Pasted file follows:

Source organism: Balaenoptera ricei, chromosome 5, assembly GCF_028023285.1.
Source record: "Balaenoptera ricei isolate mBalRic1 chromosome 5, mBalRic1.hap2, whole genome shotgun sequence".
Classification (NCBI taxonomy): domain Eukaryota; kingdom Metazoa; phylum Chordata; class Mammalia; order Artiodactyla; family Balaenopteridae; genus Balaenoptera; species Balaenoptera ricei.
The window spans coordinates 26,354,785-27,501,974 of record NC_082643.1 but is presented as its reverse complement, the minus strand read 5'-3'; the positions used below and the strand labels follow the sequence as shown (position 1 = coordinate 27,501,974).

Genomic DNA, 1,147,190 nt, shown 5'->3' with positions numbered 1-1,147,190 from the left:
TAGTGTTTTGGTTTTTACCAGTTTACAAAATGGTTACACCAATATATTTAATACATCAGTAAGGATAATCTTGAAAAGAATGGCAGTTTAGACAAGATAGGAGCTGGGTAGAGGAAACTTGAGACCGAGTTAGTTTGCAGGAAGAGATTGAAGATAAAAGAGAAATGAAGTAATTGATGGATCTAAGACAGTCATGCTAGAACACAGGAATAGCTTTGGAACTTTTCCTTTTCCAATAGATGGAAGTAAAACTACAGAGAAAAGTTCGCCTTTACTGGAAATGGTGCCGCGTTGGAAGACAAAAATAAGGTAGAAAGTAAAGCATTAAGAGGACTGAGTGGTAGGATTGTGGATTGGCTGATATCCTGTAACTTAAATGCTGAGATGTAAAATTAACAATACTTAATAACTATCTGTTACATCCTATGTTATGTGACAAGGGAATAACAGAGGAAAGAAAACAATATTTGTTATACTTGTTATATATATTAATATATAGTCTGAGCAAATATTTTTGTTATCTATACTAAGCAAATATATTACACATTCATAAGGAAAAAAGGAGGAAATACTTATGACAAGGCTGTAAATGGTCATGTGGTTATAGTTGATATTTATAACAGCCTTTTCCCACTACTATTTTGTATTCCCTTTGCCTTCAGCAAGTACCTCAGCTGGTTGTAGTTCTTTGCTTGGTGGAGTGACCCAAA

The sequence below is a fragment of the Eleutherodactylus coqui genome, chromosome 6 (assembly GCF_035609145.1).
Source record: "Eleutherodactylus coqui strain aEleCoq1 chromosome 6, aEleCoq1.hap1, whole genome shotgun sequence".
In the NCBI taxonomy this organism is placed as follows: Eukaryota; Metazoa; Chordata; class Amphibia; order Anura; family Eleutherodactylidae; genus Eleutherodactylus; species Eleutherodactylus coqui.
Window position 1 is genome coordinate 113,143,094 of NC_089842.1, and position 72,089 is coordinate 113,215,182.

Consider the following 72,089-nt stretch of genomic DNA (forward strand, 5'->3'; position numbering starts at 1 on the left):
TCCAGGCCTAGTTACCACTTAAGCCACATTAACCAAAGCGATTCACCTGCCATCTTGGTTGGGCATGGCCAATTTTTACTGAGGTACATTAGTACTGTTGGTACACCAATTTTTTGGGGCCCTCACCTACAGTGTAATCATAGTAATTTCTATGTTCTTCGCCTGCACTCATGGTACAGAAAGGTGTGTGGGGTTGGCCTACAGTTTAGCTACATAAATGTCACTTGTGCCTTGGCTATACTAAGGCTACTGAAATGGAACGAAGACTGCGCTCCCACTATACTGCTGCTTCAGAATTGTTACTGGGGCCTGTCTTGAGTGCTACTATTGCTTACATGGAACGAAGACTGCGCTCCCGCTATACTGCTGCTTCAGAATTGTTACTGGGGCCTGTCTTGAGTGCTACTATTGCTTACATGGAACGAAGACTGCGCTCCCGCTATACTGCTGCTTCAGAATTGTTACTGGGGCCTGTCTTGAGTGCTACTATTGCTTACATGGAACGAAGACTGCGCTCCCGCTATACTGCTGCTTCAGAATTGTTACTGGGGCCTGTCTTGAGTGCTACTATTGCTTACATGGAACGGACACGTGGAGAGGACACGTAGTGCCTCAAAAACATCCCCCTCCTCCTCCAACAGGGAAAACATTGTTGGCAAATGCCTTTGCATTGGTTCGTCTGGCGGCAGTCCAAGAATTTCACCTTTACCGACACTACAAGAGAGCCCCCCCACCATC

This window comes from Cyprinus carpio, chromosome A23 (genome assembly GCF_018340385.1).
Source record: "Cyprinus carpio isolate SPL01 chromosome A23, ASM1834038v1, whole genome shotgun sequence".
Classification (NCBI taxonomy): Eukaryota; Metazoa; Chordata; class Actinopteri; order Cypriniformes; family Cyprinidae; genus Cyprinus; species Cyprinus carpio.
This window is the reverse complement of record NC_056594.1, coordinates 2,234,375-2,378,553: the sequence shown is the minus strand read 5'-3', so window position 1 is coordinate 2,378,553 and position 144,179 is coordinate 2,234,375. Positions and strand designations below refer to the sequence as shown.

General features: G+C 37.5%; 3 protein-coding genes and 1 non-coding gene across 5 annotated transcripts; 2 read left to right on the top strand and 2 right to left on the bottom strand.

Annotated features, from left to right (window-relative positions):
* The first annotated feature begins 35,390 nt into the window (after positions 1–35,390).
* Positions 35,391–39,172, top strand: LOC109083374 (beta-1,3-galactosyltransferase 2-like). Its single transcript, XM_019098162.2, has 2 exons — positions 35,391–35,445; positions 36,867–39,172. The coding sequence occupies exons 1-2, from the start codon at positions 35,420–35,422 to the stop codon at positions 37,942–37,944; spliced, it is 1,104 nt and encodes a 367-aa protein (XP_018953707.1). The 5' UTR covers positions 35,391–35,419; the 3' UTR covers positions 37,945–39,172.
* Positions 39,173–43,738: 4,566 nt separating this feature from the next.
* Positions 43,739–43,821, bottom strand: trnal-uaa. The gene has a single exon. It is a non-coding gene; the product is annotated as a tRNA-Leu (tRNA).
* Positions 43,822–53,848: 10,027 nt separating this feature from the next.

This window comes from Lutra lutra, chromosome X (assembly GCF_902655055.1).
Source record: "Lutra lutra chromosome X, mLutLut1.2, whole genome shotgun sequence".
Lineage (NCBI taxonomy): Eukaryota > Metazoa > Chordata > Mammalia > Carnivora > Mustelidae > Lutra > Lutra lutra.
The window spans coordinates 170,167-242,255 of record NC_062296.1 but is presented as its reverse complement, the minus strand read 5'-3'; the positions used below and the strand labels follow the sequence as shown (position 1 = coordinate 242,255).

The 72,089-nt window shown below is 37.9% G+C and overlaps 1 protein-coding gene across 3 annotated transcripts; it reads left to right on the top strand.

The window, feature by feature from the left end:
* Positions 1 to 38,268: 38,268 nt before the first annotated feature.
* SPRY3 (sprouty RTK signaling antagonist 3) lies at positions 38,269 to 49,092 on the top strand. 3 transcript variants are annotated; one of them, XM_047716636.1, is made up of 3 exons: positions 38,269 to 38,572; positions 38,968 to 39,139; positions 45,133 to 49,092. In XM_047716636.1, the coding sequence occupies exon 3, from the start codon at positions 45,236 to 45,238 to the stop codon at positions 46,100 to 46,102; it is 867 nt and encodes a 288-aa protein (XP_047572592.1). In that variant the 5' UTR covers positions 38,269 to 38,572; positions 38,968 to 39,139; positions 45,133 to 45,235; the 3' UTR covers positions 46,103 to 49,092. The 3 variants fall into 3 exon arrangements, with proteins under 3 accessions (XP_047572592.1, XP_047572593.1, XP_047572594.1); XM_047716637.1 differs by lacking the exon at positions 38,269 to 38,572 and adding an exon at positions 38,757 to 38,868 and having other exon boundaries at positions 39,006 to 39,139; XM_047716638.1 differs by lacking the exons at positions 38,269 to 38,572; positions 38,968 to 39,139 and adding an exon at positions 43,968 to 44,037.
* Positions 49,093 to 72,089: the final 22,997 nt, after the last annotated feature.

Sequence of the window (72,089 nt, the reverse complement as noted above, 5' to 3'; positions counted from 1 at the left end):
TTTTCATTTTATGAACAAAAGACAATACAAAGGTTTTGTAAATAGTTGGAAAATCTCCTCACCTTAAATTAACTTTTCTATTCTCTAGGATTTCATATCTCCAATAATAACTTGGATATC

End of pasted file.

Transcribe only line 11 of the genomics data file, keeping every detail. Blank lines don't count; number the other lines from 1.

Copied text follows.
Consider the following 72,089-nt stretch of genomic DNA (forward strand, 5'->3'; position numbering starts at 1 on the left):